Letters From Stan

Our Culture Dictates Our Office Space

Stan Richards

Dear Catherine,

This is one of the last letters you’ll receive from this address. I’m not going to stop writing to you; I’ll simply be sending next year’s mail from our new building which, if all goes according to plan, we’ll move into at the end of the year.

While a new building is exciting to us, it’s generally a “nice to know” to others and doesn’t warrant an entire letter devoted to the subject. But having spent a few years in this business, I know the clients’ thought process generally goes like this: “Oh, ABC Agency is building its own building. Wow. Things must be really good over there. I wonder if we’re paying them too much?”

So I thought I’d take the opportunity to arm you with the reasons we’re building our new offices – reasons that won’t surprise you in the least. If the subject ever comes up as you’re walking a potential client through the long list of potential agencies (unlikely but possible), you’ll be equipped to address it.

Let’s start with why we’re moving. We’re moving for the same reason businesses move every day all year long: Our lease is up. And for the past 20 years, as lease rates have climbed all around us, we’ve been able to secure minimal increases in rent in order to avoid the disruption of relocating (our hard-nosed negotiating skills extend well beyond our media team).

This time, the insurance company that owns our building wanted a major increase in rent, and we just couldn’t justify paying a much higher rate to stay in a building that, quite frankly, hasn’t kept up with the times.

And it wasn’t just about the money. It was about our culture. As we’ve grown over the past 20 years, we’ve added space catch-as-catch-can. Our stairwell no longer connects all of us, as we’ve spread from the contiguous floors 11 through 15 to the first floor and parts of the second, ninth, and tenth. Growth is good, but not at the expense of how we work together.

After making the decision to move, we set about looking for space in existing buildings. But nothing we looked at offered us the right combination of space flexibility and the lowest possible rent. In the process, our real estate broker asked if we’d consider a build-to-suit. Having designed and built my own house, I knew how much time and effort (and, if I’m honest, headaches and hiccups and frustrations) it would require. But I also knew that, like my house, it would be exactly right.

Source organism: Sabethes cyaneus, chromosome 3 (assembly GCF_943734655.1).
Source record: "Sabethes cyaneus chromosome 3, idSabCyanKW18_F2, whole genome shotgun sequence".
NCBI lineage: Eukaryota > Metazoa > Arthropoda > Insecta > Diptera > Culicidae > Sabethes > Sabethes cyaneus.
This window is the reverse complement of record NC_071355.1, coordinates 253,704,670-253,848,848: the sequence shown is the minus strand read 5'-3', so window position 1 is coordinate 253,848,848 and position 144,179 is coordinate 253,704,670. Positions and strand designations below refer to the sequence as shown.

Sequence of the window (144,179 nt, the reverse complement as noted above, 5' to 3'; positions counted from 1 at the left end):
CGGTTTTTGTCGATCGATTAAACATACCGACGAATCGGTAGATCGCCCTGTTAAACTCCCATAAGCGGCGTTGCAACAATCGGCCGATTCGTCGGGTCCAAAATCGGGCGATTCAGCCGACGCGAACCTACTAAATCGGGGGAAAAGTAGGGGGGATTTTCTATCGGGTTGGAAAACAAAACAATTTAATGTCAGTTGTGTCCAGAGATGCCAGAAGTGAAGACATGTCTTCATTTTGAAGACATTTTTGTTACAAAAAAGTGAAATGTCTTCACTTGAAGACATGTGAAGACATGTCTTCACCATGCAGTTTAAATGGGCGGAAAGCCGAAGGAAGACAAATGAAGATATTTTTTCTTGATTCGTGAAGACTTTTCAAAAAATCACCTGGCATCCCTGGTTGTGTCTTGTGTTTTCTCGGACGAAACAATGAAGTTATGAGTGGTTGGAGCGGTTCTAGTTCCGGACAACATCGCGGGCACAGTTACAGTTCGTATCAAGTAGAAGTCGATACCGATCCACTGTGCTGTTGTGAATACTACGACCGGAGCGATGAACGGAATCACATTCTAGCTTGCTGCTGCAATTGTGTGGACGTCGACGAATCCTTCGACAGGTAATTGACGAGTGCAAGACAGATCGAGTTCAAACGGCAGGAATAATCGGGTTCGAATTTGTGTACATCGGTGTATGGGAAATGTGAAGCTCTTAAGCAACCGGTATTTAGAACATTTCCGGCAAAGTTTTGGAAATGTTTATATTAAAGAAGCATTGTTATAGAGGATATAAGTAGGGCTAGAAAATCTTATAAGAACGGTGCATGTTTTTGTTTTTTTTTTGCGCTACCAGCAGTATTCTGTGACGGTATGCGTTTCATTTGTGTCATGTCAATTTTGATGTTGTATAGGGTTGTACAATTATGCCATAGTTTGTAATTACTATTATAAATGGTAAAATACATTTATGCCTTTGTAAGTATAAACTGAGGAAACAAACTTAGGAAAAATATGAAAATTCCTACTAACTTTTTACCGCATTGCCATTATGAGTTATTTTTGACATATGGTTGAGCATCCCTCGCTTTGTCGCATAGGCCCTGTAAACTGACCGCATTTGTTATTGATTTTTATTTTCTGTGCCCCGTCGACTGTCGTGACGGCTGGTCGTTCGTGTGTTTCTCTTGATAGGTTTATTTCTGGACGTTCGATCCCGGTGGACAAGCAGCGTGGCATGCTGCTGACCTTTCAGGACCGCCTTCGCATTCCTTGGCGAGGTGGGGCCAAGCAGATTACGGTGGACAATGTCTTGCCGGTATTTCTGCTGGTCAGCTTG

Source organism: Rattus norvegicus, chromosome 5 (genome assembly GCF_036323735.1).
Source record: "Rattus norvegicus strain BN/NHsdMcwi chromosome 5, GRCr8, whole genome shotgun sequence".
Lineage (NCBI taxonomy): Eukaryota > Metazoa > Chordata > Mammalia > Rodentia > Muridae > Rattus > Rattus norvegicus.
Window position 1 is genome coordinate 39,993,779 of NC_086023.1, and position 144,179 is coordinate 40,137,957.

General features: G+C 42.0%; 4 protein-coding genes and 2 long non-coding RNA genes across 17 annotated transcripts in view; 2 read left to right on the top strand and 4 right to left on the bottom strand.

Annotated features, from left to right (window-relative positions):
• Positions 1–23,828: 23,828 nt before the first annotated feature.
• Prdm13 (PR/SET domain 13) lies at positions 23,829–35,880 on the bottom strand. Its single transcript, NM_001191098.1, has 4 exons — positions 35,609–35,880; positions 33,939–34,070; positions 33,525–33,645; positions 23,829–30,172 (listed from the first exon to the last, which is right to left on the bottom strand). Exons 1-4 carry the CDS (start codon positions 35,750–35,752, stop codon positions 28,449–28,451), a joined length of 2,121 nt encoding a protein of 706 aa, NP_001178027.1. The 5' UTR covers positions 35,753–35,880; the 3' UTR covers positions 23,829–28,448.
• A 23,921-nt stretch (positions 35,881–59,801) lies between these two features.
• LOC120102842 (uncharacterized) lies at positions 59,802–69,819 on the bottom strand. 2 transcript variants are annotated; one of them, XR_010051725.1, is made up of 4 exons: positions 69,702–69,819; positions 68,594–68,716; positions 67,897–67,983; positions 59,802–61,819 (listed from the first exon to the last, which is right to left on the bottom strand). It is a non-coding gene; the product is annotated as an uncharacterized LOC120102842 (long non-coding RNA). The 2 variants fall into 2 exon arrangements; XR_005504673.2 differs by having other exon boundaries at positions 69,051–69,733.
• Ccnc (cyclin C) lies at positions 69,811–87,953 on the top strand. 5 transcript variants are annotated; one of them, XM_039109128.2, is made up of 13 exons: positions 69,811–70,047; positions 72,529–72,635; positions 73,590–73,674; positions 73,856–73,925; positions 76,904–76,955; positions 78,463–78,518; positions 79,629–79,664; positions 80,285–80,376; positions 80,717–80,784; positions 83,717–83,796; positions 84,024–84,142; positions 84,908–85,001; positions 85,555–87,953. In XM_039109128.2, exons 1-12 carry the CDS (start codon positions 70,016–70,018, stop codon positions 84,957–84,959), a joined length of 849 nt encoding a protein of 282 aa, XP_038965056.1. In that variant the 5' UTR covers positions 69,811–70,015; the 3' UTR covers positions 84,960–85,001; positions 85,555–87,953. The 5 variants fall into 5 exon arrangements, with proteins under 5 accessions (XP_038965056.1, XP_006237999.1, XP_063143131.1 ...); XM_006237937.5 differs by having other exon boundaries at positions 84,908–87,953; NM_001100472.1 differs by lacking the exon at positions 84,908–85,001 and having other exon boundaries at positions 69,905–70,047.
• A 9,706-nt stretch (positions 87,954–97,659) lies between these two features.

Despite the best efforts of the winter weather to derail us with ice storms and temperatures too low to pour concrete, we’re now about a week ahead of schedule.

We’ll have an even larger stairwell. We’ll have bench seating that fosters cooperation and collaboration, a hallmark of our culture – even more than our current “studio” system. We’ll have our own fitness center on the top floor to make a healthy lifestyle convenient for everyone. And an amphitheater that can seat up to 100 people for larger gatherings. We added another large conference room for client meetings (we have three here, and we’ll increase to four) and 90 open collaboration spaces inspired by the always-used 12 we have now.

We’re moving closer to downtown in a thriving area where many of our younger people live – allowing them to walk to work or ride their bikes and lock them up safely indoors. We’ll be closer to the museums and the performing arts centers. We’re next to the trolley that travels through the city and adjacent to the light rail station that serves our suburbs.

In the end, we’ll be in a space that will fuel the energy, electricity, and vitality that permeate this place and drive everyone who works here.

High rent and space that doesn’t complement our culture? Those were two prices we weren’t willing to pay. Next time you’re here, I’ll look forward to giving you a tour.